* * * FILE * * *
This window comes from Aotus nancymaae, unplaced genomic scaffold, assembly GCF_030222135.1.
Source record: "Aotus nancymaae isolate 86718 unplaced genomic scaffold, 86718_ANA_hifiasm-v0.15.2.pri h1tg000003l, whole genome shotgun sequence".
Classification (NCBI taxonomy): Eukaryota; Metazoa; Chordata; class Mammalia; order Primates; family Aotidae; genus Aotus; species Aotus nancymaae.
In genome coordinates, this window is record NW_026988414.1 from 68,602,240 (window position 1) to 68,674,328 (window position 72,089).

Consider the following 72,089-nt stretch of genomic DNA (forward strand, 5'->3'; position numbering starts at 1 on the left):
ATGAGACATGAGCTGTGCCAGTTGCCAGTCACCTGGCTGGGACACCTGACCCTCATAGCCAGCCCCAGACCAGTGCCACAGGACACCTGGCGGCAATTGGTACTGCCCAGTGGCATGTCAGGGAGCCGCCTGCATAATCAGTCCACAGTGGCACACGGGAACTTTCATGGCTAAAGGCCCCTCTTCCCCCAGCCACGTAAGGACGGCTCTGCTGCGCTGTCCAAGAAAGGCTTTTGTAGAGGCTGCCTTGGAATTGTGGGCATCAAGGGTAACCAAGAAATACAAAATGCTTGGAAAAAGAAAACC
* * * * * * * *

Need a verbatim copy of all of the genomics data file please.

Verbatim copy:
This window comes from Aotus nancymaae, unplaced genomic scaffold, assembly GCF_030222135.1.
Source record: "Aotus nancymaae isolate 86718 unplaced genomic scaffold, 86718_ANA_hifiasm-v0.15.2.pri h1tg000003l, whole genome shotgun sequence".
Classification (NCBI taxonomy): Eukaryota; Metazoa; Chordata; class Mammalia; order Primates; family Aotidae; genus Aotus; species Aotus nancymaae.
In genome coordinates, this window is record NW_026988414.1 from 68,602,240 (window position 1) to 68,674,328 (window position 72,089).

Consider the following 72,089-nt stretch of genomic DNA (forward strand, 5'->3'; position numbering starts at 1 on the left):
ATGAGACATGAGCTGTGCCAGTTGCCAGTCACCTGGCTGGGACACCTGACCCTCATAGCCAGCCCCAGACCAGTGCCACAGGACACCTGGCGGCAATTGGTACTGCCCAGTGGCATGTCAGGGAGCCGCCTGCATAATCAGTCCACAGTGGCACACGGGAACTTTCATGGCTAAAGGCCCCTCTTCCCCCAGCCACGTAAGGACGGCTCTGCTGCGCTGTCCAAGAAAGGCTTTTGTAGAGGCTGCCTTGGAATTGTGGGCATCAAGGGTAACCAAGAAATACAAAATGCTTGGAAAAAGAAAACC